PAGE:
On Avoiding Local Minima Using Gradient Descent With Large Learning Rates

by   Amirkeivan Mohtashami, et al.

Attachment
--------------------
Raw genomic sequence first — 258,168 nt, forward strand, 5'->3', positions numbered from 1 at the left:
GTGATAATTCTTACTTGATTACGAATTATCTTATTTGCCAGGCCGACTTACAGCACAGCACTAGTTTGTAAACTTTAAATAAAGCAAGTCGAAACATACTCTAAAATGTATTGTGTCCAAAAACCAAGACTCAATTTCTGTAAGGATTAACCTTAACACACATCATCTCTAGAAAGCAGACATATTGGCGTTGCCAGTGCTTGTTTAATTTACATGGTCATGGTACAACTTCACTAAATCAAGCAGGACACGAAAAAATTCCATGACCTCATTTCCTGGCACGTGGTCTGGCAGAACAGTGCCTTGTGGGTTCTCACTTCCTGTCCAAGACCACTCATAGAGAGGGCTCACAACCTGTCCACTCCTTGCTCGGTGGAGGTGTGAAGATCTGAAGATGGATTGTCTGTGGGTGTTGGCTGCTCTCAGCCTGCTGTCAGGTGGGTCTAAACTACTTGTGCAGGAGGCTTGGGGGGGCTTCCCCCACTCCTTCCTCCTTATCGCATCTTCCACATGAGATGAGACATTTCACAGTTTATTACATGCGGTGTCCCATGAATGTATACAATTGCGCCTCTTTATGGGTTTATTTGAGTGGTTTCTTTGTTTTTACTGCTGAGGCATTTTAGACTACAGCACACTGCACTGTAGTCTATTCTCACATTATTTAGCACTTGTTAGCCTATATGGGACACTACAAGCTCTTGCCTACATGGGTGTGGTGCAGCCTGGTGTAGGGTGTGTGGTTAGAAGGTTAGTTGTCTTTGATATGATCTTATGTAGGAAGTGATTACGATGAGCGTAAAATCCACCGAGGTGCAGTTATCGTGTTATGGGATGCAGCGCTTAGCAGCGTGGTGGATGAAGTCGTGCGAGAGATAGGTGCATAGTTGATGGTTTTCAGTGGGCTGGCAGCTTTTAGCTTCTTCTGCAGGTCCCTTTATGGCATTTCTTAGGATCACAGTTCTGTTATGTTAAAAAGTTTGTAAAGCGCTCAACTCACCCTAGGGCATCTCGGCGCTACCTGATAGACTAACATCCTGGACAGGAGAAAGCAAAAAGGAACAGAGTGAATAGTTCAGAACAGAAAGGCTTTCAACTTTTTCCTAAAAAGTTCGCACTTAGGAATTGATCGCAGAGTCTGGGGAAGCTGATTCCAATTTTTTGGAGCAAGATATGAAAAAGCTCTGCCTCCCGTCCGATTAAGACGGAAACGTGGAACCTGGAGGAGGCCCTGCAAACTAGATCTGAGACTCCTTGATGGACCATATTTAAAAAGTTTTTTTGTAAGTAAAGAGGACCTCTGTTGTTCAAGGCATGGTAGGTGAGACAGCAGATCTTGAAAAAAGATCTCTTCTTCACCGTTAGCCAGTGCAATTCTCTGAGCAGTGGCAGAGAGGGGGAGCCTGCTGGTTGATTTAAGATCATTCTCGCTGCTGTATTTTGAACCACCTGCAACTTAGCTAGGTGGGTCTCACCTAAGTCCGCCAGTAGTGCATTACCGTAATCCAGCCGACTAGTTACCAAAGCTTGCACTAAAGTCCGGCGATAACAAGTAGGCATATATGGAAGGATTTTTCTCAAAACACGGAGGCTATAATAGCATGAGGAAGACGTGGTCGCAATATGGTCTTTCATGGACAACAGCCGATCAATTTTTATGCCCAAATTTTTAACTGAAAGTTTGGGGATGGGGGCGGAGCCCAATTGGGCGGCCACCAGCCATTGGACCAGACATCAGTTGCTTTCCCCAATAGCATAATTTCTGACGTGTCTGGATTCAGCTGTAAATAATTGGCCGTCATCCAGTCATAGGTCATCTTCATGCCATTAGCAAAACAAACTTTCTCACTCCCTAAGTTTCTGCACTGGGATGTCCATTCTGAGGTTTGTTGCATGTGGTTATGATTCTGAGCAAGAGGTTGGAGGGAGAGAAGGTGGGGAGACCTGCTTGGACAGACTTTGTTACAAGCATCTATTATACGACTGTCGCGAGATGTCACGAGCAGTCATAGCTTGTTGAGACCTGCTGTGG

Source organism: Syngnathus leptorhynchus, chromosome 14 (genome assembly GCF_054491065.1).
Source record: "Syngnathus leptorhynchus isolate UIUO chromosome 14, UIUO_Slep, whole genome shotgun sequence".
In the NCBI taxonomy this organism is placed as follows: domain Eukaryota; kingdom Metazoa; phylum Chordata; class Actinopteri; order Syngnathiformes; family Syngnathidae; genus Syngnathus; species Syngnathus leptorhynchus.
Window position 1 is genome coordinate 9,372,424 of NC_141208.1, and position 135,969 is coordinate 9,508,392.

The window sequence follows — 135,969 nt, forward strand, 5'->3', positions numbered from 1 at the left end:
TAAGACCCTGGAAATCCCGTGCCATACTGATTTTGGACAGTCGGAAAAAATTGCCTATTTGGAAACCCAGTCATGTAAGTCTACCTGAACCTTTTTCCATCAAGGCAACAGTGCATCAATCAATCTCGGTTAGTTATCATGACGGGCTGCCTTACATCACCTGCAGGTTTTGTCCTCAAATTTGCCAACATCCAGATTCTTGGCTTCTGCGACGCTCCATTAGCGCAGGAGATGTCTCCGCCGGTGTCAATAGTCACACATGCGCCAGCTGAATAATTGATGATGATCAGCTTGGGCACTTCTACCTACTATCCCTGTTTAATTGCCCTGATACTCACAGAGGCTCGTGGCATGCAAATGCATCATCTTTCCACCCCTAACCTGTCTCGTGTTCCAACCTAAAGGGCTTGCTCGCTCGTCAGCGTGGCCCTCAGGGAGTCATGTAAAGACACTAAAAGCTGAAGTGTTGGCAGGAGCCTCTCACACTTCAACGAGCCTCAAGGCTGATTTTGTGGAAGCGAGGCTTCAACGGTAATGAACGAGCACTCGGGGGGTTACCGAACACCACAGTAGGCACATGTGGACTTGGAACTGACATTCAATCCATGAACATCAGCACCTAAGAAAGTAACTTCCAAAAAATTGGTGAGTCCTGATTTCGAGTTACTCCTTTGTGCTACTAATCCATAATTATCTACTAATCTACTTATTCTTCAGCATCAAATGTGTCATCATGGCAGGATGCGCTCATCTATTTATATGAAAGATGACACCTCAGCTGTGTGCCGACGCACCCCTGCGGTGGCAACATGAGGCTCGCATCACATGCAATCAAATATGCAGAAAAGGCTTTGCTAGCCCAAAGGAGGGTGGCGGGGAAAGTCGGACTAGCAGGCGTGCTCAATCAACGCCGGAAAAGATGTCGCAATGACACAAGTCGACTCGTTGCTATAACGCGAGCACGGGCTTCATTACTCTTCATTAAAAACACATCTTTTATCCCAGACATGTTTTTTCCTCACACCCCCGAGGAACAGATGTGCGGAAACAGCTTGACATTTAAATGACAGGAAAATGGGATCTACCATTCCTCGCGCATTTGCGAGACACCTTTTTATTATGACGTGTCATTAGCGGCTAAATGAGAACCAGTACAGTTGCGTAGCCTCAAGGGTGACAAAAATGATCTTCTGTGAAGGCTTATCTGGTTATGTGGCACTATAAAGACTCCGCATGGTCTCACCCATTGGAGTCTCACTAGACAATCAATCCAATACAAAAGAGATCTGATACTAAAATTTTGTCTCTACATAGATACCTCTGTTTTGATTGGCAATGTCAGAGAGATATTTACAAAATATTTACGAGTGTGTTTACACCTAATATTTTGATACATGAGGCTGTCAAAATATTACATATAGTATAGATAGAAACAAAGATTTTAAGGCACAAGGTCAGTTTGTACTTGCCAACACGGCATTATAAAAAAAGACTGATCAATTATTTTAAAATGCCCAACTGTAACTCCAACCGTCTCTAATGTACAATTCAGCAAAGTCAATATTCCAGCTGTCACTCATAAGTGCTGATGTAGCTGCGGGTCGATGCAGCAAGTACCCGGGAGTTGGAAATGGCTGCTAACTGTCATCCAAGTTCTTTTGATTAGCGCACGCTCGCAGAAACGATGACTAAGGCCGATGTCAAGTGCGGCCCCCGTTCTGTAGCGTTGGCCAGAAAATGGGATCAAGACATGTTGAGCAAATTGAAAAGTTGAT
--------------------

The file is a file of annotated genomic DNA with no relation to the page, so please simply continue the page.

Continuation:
It has been widely observed in training of neural networks that when applying gradient descent (GD), a large step size is essential for obtaining superior models. However, the effect of large step sizes on the success of GD is not well understood theoretically. We argue that a complete understanding of the mechanics leading to GD's success may indeed require considering effects of using a large step size. To support this claim, we prove on a certain class of functions that GD with large step size follows a different trajectory than GD with a small step size, leading to convergence to the global minimum. We also demonstrate the difference in trajectories for small and large learning rates when GD is applied on a neural network, observing effects of an escape from a local minimum with a large step size, which shows this behavior is indeed relevant in practice. Finally, through a novel set of experiments, we show even though stochastic noise is beneficial, it is not enough to explain success of SGD and a large learning rate is essential for obtaining the best performance even in stochastic settings.


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